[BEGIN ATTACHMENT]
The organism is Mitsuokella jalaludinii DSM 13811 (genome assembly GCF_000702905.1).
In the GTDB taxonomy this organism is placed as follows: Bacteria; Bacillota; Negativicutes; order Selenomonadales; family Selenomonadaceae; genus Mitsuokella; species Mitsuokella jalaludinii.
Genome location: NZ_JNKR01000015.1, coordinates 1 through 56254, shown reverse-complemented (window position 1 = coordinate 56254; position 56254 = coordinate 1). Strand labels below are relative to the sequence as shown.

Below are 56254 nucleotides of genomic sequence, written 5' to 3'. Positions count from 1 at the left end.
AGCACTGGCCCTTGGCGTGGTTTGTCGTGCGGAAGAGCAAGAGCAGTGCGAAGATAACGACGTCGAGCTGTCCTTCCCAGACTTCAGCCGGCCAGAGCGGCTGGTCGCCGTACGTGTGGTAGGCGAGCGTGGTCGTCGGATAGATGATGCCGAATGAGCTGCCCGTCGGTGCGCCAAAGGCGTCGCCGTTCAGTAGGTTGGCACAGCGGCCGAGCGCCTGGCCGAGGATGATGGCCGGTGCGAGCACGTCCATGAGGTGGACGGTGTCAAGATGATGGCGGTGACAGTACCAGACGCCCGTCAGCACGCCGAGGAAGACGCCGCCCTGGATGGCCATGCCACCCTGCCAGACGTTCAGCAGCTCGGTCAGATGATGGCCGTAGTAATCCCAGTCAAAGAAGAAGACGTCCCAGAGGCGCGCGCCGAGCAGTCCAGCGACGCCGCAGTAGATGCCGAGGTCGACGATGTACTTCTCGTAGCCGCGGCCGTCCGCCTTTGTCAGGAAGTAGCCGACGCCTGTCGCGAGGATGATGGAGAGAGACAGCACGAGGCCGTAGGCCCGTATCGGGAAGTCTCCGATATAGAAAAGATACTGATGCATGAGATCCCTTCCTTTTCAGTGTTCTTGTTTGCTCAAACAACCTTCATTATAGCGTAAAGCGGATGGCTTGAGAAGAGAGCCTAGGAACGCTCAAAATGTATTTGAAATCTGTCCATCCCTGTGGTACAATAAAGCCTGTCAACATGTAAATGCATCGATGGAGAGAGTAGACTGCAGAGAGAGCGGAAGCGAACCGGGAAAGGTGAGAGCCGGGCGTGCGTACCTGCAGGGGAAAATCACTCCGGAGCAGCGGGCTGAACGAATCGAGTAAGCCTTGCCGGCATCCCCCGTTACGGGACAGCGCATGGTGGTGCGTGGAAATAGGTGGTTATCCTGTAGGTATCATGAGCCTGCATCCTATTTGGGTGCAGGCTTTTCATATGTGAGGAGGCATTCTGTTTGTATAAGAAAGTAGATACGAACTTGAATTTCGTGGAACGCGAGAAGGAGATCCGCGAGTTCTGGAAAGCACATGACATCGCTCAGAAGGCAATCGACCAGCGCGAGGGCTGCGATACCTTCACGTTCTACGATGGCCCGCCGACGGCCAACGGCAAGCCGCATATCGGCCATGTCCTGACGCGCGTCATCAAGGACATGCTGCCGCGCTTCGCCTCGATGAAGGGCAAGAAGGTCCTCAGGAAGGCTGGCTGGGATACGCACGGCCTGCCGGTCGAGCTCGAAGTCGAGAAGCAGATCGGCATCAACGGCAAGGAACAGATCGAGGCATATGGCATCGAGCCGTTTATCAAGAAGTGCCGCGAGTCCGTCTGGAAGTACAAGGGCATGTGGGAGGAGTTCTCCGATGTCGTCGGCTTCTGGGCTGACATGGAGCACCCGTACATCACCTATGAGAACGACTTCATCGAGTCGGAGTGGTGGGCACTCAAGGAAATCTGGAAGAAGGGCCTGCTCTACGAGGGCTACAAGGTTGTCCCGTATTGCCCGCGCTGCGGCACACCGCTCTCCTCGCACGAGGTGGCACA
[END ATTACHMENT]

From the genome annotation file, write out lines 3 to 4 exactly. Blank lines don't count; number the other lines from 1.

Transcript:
Genome location: NZ_JNKR01000015.1, coordinates 1 through 56254, shown reverse-complemented (window position 1 = coordinate 56254; position 56254 = coordinate 1). Strand labels below are relative to the sequence as shown.

Below are 56254 nucleotides of genomic sequence, written 5' to 3'. Positions count from 1 at the left end.